Welcome to part four of this six part blog series on Purgatory. In part one we debunked Protestant arguments against Purgatory. In part two we looked at the three points the Catechism makes about Purgatory. And in part three we took a closer look at an analogy that can help us better understand Purgatory. If you missed those, take a peak at the links below.
- Historical Evidence for Purgatory
- What the Catechism Says About Purgatory
- Scriptural Analogies for Understanding Purgatory
- What Our Holy Experts Say About Purgatory
- The Purgatory Museum
- Conclusion: How Does This Relate To Us?
So let’s take a look at what the saints have to say about Purgatory.
The writings and experiences of mystic Saints Catherine Adorno of Genoa and Mary Faustina Kowalska give detailed accounts of what a soul in Purgatory will experience and how this experience is different from Heaven and Hell. Based on the writings of these two beautiful saints, here is a small collection of fun facts about Purgatory that you probably have never heard, I know I hadn’t.
- One big difference between life on earth and the afterlife there is no free will after death. Therefore, there is no sin after death either (even in Hell or Purgatory) (Adorno).
- God forgives all of a person’s sins at the moment of death. However, in Purgatory, this person must make restitution for the damage their sins caused to their relationship with God (Adorno).
- Separation from God is the most painful experience of Purgatory. Saint Catherine even writes “I see that there is in Purgatory as much pain as in Hell”. However, because the suffering in Purgatory is temporary, there is hope; where as in the eternal Hell there is only despair (Adorno).
- According to Saint Faustina, Mary our mother and Queen of Heaven is the only comfort for these suffering souls in Purgatory. She comes to them to comfort her most suffering children (Kowalska).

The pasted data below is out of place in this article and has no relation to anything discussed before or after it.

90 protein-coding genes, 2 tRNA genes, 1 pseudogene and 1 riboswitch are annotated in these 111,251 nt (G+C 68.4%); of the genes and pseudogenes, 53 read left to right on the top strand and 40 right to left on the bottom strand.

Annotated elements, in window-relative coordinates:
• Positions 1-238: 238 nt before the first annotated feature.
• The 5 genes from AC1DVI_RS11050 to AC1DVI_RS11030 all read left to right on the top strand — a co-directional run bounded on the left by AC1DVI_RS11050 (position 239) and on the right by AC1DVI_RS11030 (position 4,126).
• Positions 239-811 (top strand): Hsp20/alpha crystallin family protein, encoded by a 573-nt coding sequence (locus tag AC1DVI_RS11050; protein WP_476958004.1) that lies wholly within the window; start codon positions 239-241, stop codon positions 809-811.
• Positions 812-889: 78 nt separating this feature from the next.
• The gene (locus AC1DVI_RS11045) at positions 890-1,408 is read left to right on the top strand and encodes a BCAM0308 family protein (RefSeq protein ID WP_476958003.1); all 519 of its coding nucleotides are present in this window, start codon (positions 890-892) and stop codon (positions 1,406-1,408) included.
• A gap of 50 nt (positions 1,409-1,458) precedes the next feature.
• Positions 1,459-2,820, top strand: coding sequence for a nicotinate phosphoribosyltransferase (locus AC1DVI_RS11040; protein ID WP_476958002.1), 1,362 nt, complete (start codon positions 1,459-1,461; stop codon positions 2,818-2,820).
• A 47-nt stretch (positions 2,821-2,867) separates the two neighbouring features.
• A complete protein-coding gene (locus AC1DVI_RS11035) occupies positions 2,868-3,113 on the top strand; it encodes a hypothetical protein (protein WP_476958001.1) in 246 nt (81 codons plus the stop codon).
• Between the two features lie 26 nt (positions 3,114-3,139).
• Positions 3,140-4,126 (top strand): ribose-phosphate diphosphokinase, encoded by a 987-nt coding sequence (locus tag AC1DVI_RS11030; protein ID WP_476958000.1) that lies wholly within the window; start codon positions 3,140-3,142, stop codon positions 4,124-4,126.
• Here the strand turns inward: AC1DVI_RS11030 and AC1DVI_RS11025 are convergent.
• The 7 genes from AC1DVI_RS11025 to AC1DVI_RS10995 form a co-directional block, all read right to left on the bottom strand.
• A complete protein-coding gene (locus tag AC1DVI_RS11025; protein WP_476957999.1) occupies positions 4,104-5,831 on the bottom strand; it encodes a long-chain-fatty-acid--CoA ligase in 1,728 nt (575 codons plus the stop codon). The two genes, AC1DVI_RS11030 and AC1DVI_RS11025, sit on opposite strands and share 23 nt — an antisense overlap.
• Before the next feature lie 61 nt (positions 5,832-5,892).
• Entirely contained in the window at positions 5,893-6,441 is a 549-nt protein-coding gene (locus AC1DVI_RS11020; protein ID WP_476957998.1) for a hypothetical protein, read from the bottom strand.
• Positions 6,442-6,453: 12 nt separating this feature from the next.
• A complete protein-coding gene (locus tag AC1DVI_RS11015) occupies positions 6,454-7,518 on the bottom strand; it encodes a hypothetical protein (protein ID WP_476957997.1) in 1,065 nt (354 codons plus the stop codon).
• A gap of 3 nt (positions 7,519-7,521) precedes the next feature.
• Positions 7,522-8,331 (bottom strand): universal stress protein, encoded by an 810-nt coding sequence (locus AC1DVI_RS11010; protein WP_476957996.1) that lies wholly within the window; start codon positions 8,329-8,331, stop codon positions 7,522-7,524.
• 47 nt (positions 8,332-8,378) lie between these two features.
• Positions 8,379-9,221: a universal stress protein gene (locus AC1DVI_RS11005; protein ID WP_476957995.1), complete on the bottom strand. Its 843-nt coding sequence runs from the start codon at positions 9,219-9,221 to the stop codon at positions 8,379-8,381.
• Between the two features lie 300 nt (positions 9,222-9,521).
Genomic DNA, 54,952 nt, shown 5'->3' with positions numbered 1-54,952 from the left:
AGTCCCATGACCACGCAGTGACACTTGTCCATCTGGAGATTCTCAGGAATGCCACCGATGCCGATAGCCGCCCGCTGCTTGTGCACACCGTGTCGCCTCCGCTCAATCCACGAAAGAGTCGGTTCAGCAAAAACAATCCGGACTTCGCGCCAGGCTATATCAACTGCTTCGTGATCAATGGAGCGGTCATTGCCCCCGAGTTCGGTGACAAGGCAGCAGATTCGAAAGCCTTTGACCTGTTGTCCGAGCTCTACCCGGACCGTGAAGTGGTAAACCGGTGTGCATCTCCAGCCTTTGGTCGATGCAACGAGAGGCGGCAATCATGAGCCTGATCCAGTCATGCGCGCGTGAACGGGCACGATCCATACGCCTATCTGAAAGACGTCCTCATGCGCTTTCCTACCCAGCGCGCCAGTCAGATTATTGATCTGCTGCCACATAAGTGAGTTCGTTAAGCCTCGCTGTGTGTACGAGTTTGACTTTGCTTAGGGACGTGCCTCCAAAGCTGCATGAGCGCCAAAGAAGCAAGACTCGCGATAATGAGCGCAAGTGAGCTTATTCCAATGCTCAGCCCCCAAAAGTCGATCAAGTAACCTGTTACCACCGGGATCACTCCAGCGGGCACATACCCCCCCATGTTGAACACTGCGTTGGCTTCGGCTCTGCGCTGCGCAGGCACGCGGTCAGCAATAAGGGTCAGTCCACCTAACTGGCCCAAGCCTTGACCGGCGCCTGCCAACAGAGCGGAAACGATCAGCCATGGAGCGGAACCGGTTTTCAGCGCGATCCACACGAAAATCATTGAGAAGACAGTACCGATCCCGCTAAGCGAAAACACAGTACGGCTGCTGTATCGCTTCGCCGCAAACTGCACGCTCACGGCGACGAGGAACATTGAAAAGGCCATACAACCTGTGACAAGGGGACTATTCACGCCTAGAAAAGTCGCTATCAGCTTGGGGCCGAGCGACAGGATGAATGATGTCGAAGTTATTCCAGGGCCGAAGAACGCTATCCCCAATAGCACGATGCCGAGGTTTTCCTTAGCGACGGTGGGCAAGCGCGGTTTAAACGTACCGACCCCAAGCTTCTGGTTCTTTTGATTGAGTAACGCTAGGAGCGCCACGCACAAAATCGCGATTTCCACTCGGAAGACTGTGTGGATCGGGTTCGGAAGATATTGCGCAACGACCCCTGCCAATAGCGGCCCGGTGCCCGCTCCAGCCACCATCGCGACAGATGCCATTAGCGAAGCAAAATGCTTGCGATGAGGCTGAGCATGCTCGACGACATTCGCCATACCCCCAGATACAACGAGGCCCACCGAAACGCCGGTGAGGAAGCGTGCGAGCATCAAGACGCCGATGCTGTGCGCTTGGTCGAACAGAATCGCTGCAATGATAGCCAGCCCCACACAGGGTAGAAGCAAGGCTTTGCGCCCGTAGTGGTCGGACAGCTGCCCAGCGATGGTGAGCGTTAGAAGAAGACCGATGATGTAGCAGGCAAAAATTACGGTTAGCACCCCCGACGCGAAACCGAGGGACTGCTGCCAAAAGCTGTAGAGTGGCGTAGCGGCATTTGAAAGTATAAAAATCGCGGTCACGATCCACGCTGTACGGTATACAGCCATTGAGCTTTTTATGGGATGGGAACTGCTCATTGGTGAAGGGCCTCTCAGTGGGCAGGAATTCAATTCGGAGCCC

- Though they are suffering, these souls are not able to look selfishly or inwardly upon themselves during their suffering because they have hope and are not capable of looking at suffering in a sinful way as we often do (Adorno).
- These souls do not know what imperfections are requiring them to remain in Purgatory until after they are completely purified. Once the soul is ready to enter heaven, God allows the soul to see its imperfections, allowing them to appreciate how clean and holy they have become (Adorno).
BONUS-What the souls want us to know: Here are some excerpts from St. Catherine’s Book A Treaties on Purgatory telling of what the souls wish they could tell us here on earth.
"You have all taken shelter beneath hope in God's mercy, which is, you say, very great, but you see not that this great goodness of God will judge you for having gone against the will of so good a Lord. His goodness should constrain you to do all His will, not give you hope in ill-doing, for His justice cannot fail but in one way or another must needs be fully satisfied."
"I would fain send up a cry so loud that it would put fear in all men on the earth. I would say to them: 'Wretches, why do you let yourselves be thus blinded by the world, you whose need is so great and grievous, as you will know at the moment of death, and who make no provision for it whatsoever?"
"Cease to hug yourselves, saying: 'I will confess my sins and then receive plenary indulgence, and at that moment I shall be purged of all my sins and thus shall be saved.'Think of the confession and the contrition needed for that plenary indulgence, so hardly come by that, if you knew, you would tremble in great fear, more sure you would never win it than that you ever could."
Hope you enjoyed these random facts about Purgatory!
Let me know what you found most interesting or what your reaction to those pretty radical quotes was. I would love to here what you think!
To Be Continued… Part 5 Coming Soon